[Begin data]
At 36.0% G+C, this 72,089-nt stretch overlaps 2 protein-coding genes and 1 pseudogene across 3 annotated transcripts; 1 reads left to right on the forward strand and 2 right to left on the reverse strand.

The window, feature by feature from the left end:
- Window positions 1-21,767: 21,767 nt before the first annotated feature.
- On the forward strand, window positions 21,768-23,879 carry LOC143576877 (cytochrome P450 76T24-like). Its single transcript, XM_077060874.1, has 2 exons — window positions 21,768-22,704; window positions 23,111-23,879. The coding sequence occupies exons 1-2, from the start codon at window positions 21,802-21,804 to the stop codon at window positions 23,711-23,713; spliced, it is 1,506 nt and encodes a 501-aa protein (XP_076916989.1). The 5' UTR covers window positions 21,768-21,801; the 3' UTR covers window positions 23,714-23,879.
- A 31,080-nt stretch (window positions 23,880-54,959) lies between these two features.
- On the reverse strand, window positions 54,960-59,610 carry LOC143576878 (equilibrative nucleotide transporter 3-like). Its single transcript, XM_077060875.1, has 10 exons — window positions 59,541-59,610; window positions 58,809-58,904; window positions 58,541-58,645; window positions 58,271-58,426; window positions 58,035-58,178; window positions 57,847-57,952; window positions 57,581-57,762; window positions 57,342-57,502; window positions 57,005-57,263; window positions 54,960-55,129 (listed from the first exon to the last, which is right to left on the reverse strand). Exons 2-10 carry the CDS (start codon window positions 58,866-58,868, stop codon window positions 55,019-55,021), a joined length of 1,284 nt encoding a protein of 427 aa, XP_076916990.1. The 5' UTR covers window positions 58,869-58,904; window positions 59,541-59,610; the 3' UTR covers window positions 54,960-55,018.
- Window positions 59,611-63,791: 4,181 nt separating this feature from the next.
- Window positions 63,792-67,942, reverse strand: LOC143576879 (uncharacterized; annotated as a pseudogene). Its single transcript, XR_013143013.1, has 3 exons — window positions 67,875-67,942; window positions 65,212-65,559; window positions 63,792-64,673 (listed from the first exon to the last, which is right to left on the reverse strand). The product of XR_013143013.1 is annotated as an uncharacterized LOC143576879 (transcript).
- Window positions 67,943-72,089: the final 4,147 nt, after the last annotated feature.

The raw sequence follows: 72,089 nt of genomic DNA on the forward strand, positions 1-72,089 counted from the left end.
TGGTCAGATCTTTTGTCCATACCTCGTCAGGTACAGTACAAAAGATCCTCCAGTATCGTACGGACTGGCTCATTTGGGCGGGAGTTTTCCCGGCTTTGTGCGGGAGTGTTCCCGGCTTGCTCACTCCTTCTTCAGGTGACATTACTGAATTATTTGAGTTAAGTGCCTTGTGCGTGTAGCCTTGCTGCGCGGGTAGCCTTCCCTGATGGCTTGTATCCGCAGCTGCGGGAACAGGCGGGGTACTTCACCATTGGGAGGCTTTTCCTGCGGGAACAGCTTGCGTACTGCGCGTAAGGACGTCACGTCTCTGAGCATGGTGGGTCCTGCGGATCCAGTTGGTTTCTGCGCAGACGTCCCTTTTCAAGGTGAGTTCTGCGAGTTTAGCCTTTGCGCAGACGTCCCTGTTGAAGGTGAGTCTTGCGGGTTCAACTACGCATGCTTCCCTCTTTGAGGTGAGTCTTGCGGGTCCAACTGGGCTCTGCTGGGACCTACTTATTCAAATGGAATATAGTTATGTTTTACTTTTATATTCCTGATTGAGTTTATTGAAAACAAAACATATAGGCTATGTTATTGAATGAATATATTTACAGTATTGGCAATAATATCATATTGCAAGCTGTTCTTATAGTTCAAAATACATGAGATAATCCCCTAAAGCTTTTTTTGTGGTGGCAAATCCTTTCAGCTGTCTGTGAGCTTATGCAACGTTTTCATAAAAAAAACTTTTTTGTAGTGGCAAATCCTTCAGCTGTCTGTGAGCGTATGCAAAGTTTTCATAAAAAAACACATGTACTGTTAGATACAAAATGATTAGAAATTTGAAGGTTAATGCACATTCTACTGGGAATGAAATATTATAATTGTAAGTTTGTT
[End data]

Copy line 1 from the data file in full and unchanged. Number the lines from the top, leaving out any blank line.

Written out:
At 36.0% G+C, this 72,089-nt stretch overlaps 2 protein-coding genes and 1 pseudogene across 3 annotated transcripts; 1 reads left to right on the forward strand and 2 right to left on the reverse strand.